Monday

September 24th, 2018

Insight

Sex, lies and betrayal at the FBI

Wesley Pruden

By Wesley Pruden

Published June 15,2018

Sex, lies and betrayal at the FBI

If Jeff Sessions and Christopher Wray want to clean house at the FBI, they'll be well advised to pack a good lunch. Cleaning this house will be an all-day job. The agency under James Comey has been more corrupt than we thought.


The long-awaited findings of the inspector general at the Justice Department were finally released Thursday, and it reveals clearly that officials high up in the food chain were out to protect Hillary Clinton by any means necessary.


The inspector general discovered a smoking gun, and, if we are to believe our eyes, couldn't see clearly whether there was a bullet in it. Peter Strzok, the FBI official who was a major player in the investigation into Mrs. Clinton's private email server, reveals just how the FBI was conducting the investigation. It is not reassuring reading.


Three months before the election, when it was just beginning to dawn on Washington that Donald Trump might not be the clown that just about everyone in the media was saying he was, Lisa Page, an FBI lawyer and Mr. Strzok's off-campus lover, was so worried that Mr. Trump might be elected, she couldn't wait for reassurance in pillow talk. She sent a semi-desperate text message to her inamorato.


"Trump's not ever going to become president, right? Right?"


Mr. Strzok replied: "No. No, he's not. We'll stop it."


Michael Horowitz, the inspector general, reassures us all. "We did not find documentary or testimonial evidence that improper considerations, including political bias, directly affected the specific investigations we reviewed."


And this: "While we did not find that these decisions were the result of political bias on [James Comey‘s] part, we nevertheless concluded that by departing so clearly and dramatically from FBI and department norms, the decisions negatively impacted the perception of the FBI and the department as fair administrators of justice." In other words, yes, he was biased, but we don't want to say that. This is how things work in the swamp. Swamp creatures live by a unique moral code.


Jeff Sessions warned a day ahead of the release of the inspector general's report that glib explanations might not satisfy a public appetite for small-j justice. "If anyone else shows up in this report to have done something that requires termination, we will do so." Mr. Sessions, who speaks with a welcome lack of bombast, sounds like he meant it.


But back in the swamp, Mr. Comey himself quickly established the first line of defense, in an op-ed for The New York Times, that the swamp was innocent of everything, a version of "who are you going to believe, me or your eyes?"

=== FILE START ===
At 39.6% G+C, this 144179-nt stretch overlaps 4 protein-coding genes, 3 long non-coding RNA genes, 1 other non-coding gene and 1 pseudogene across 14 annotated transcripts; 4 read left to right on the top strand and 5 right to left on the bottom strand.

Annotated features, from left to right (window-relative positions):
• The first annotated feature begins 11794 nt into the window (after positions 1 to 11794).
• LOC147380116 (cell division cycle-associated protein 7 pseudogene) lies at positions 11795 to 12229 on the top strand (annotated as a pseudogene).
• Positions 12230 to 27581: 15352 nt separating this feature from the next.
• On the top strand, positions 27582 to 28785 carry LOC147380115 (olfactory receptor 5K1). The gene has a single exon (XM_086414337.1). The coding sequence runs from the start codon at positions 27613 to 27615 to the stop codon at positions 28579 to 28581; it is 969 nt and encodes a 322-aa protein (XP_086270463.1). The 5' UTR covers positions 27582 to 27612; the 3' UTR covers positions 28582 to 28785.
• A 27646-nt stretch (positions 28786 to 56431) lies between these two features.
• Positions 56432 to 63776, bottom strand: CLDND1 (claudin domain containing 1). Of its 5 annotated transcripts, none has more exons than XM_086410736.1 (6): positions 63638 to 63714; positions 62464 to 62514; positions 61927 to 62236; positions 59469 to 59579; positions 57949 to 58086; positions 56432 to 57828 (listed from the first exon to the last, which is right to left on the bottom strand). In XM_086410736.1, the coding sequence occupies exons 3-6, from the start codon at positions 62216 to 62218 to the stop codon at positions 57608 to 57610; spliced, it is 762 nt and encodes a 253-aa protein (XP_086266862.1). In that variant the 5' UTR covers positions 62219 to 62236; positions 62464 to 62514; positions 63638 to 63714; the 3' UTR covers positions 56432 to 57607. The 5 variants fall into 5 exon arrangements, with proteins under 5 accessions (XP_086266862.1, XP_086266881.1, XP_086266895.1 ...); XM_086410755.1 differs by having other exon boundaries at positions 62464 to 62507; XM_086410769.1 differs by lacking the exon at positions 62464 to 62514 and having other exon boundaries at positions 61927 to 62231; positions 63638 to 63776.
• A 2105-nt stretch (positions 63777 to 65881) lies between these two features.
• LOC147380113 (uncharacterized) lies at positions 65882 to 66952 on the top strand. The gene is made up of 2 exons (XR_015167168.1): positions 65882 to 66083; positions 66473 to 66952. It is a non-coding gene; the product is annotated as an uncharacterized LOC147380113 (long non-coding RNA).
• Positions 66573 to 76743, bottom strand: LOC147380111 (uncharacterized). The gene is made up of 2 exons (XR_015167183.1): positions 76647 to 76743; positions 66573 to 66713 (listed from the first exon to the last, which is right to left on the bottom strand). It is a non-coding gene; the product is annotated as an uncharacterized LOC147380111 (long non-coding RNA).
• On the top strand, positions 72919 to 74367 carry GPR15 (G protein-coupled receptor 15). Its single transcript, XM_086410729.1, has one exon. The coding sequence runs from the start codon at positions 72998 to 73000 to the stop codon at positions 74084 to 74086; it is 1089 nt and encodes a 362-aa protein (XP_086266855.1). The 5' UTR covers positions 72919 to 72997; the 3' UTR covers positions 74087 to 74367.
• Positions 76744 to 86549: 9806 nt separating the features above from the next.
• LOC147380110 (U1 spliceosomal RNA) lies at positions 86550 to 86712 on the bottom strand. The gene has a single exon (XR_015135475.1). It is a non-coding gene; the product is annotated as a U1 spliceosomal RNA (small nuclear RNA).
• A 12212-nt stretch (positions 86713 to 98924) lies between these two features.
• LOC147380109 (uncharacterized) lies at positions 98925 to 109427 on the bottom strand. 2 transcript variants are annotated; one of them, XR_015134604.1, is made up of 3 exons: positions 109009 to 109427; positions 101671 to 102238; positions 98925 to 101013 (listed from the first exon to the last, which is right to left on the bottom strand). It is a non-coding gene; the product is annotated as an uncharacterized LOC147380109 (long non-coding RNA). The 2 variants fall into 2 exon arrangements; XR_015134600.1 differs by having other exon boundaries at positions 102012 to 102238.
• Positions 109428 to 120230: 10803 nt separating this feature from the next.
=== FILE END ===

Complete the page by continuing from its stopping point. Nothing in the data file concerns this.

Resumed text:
"First," he wrote, "the inspector general's team went through the FBI's work with a microscope and found no evidence that bias or improper motivation affected the investigation, which I know was done competently, honestly and independently."


Mr. Comey was obviously reading something else. Here's the text of the inspector general himself: ". . . these text messages also caused us to assess [Mr.] Strzok's decision on October 16 to prioritize the Russia investigation over following up [on the Hillary Clinton inquiry] investigative lead discovered on the [Anthony] Weiner laptop. We concluded that we did not have confidence that this decision by Strzok was free from bias."


The inspector general concluded that "when one senior FBI official, Strzok, who was helping lead the Russia investigation at the time, conveys in a text message to another senior FBI official, [Miss] Page, that ‘we'll stop candidate Trump from being elected' — after other extensive text messages between the two, disparaging Trump — it is not only indicative of a biased state of mind but, even more seriously, implies a willingness to take official action to impact the presidential candidate's electoral prospects. This is antithetical to the core values of the FBI and the Department of Justice."


Some core. Some values. You don't have to read between the lines to see that, try as the inspector general does, to give as much help as he can to Mr. Comey and the Justice Department, he concludes that Donald Trump, mean, crude, vulgarian as folks in the swamp may think he is, is nevertheless right about how the prevailing political establishment was out to cook the election result.


This is scandal and outrage beyond bias. The FBI, which only yesterday was one of the most respected and highly regarded agencies of the government, has become to be regarded as one of the most corrupt, and it can destroy anyone — even a presidential candidate — once it commits the resources of the federal government to an evil cause.


The KGB never persecuted better. Robert Mueller, friend and protector of James Comey, has been chasing the wrong rabbit.

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JWR contributor Wesley Pruden is editor emeritus of The Washington Times. His column has appeared in JWR since March, 2000.

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